There was a point in time (10-15 years ago?) when UConn showed WBB making a profit. So Geno has probably had a couple raises since then, and they don't sell out every game now, but the shoe deal and media rights have to be higher now. What else has changed so much, other than accounting methods? They always traveled 5 star - remember the $500 orange juice scandal? Maybe Geno runs up $3 million of air charter costs with national and European recruiting?

BTW CD makes $400K+ and Shea makes $200K+
 
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CL82

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You know, I have a problem with the deficit shown for women's basketball. Just doesn't make sense. Now, I might be all wet, but it would seem that the program's cash costs are relatively low. Yes, there's Coach Geno's salary (what, $1.8 million or so?). But the ass't coaches can't earn all that much. Yes, recruiting travel and hotels. But other than that, the student-athletes' tuitions are not actual cash costs, but seats in lecture halls. Their cash outlays are for food and uniforms and travel. But the program gets SNY revenues, it gets ESPN revenues, and revenues when its games are carried on other for-fee broadcasting, fees for games from other universities, parking and ticket sales revenues. And then when it gets to the top levels of the NCAA tourney, it gets more revenues. And then there are AAC (Big East to be) revenues and tournament moneys.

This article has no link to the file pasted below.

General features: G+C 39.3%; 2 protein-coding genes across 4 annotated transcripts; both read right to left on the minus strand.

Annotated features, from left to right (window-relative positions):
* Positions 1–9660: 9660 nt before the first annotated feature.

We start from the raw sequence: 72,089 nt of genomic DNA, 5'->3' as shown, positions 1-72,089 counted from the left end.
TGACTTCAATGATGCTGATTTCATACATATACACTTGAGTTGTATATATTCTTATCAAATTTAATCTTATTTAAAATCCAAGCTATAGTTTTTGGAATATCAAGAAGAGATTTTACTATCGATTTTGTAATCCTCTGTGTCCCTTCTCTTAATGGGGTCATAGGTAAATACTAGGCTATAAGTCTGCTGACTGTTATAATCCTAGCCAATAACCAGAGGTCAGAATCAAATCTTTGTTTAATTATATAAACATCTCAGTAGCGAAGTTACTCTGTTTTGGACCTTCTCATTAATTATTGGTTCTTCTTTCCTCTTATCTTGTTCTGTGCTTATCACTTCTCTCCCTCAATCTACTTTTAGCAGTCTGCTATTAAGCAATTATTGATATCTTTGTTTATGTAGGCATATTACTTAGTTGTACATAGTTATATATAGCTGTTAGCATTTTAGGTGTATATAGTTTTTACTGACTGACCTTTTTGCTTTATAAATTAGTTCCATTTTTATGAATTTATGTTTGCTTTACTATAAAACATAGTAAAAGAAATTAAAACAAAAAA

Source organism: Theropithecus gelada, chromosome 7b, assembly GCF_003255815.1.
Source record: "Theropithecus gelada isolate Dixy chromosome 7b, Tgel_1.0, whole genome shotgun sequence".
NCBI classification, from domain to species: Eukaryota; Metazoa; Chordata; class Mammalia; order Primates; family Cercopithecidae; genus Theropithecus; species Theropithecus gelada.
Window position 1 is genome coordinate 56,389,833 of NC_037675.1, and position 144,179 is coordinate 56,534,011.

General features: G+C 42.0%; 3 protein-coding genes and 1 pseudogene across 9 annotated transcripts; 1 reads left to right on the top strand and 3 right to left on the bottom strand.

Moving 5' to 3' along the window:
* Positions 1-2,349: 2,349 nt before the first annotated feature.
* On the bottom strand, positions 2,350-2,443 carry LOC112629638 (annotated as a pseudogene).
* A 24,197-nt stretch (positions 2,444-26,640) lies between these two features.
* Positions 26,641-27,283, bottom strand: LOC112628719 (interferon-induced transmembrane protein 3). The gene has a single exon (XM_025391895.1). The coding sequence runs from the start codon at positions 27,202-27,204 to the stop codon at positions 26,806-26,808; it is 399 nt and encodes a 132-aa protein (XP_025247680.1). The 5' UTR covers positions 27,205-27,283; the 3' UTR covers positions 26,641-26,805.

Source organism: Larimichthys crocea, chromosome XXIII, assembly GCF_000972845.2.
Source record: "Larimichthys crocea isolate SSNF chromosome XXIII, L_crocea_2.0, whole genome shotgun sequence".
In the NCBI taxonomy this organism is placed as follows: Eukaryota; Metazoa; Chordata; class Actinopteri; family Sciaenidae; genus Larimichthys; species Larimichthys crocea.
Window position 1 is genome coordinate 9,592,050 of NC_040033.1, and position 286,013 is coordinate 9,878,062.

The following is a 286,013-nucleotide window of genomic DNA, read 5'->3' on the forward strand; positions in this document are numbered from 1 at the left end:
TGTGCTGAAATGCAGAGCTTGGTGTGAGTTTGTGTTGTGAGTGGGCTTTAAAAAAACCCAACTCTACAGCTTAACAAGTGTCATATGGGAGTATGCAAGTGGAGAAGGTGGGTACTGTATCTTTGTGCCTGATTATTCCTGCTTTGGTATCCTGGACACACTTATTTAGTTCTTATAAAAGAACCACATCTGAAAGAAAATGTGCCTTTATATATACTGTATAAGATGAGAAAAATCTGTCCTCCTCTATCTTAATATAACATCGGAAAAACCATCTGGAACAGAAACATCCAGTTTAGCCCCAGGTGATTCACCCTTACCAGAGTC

Women's basketball is nothing like football with its huge equipment costs and a phalanx of coaches, assistant coaches, and others. So where is this big $3.5 million cost coming from?

I suspect that if we delve into it, we'll see a huge amount of athletic department overhead is being allocated to women's basketball that doesn't rightly belong there. I mean, does it make sense that a football team that draws few fans, carries about a hundred players, plus a mountain of coaches, would lose $13.3 million, while a team of just a dozen student-athletes with three assistant coaches that draws thousands of fans and gets television and tourney revenue would lose $3.5 million?

Somehow, the differential is too small to make sense. Honestly, if the numbers, including overhead allocation, were put under a financial microscope, I would be willing to bet that an argument could be made that women's basketball makes a hefty profit, not a loss. Nothing to go on, except a wet finger in the wind, and a healthy skepticism.
I just think that since WBB doesn't make it profit, it should shut down. I mean that is the standard, right?